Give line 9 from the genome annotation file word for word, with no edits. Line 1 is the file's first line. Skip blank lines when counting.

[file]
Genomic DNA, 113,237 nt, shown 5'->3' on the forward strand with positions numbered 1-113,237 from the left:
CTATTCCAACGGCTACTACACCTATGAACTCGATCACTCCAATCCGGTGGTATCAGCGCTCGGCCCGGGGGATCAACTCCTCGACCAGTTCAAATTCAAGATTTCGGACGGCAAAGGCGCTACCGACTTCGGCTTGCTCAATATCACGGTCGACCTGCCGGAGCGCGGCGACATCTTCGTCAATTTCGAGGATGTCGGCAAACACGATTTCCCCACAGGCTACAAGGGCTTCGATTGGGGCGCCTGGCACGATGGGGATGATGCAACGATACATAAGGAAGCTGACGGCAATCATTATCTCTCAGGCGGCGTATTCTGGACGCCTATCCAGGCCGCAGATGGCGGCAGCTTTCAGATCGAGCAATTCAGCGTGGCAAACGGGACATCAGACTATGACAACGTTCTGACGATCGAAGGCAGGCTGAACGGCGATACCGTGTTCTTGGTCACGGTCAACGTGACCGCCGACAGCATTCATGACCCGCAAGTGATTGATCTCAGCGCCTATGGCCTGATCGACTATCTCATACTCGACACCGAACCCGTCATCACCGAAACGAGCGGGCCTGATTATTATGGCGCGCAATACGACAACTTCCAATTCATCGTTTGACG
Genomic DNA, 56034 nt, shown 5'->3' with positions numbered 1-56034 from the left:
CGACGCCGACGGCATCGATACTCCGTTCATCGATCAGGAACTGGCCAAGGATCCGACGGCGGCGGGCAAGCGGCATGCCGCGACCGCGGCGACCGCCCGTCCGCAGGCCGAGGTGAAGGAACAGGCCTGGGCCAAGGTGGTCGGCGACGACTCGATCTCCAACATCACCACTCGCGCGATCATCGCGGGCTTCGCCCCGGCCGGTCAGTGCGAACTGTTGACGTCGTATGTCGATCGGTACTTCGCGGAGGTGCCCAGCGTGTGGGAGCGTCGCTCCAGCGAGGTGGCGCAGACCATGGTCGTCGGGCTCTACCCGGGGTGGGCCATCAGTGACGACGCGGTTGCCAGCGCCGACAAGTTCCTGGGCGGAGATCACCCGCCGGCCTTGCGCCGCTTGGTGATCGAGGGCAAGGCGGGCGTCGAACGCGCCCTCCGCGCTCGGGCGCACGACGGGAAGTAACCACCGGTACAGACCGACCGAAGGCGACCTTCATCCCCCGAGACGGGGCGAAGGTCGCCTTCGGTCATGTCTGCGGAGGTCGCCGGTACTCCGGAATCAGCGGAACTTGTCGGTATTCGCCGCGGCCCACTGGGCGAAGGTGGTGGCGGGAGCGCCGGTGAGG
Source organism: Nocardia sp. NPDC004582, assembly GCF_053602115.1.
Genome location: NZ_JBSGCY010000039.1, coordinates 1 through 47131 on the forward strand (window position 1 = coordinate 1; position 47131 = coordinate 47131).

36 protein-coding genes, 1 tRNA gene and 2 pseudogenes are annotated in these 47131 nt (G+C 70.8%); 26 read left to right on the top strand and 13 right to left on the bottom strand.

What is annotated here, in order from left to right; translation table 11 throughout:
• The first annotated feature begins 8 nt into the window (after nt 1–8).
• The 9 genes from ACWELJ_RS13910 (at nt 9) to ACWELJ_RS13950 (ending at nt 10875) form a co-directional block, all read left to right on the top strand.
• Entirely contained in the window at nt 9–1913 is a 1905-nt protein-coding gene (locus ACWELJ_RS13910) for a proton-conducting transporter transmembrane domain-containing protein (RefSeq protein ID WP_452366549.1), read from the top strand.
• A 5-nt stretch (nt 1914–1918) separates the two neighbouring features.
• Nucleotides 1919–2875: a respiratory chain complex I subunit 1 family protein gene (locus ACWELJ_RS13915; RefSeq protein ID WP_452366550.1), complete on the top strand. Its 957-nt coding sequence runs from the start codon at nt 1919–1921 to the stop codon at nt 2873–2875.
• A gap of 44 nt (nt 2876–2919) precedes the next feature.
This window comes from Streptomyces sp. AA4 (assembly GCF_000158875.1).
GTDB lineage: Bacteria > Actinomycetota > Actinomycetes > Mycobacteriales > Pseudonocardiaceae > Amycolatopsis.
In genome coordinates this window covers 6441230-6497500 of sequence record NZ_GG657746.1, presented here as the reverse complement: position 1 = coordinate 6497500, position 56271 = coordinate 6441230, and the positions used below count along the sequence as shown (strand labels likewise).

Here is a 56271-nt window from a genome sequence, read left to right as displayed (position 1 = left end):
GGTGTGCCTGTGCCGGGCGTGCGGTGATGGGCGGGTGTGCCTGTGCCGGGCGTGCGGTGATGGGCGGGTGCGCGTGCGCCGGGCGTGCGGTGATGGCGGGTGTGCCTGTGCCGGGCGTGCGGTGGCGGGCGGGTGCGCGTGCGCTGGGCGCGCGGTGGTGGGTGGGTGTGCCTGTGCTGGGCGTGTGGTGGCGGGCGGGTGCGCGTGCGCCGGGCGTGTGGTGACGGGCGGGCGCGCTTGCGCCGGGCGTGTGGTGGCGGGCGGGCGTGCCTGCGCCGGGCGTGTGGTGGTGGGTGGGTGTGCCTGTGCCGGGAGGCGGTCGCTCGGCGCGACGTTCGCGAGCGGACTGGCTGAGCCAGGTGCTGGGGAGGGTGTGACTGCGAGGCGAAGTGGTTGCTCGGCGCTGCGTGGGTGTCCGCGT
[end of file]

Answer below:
• The first annotated feature begins 8 nt into the window (after nt 1–8).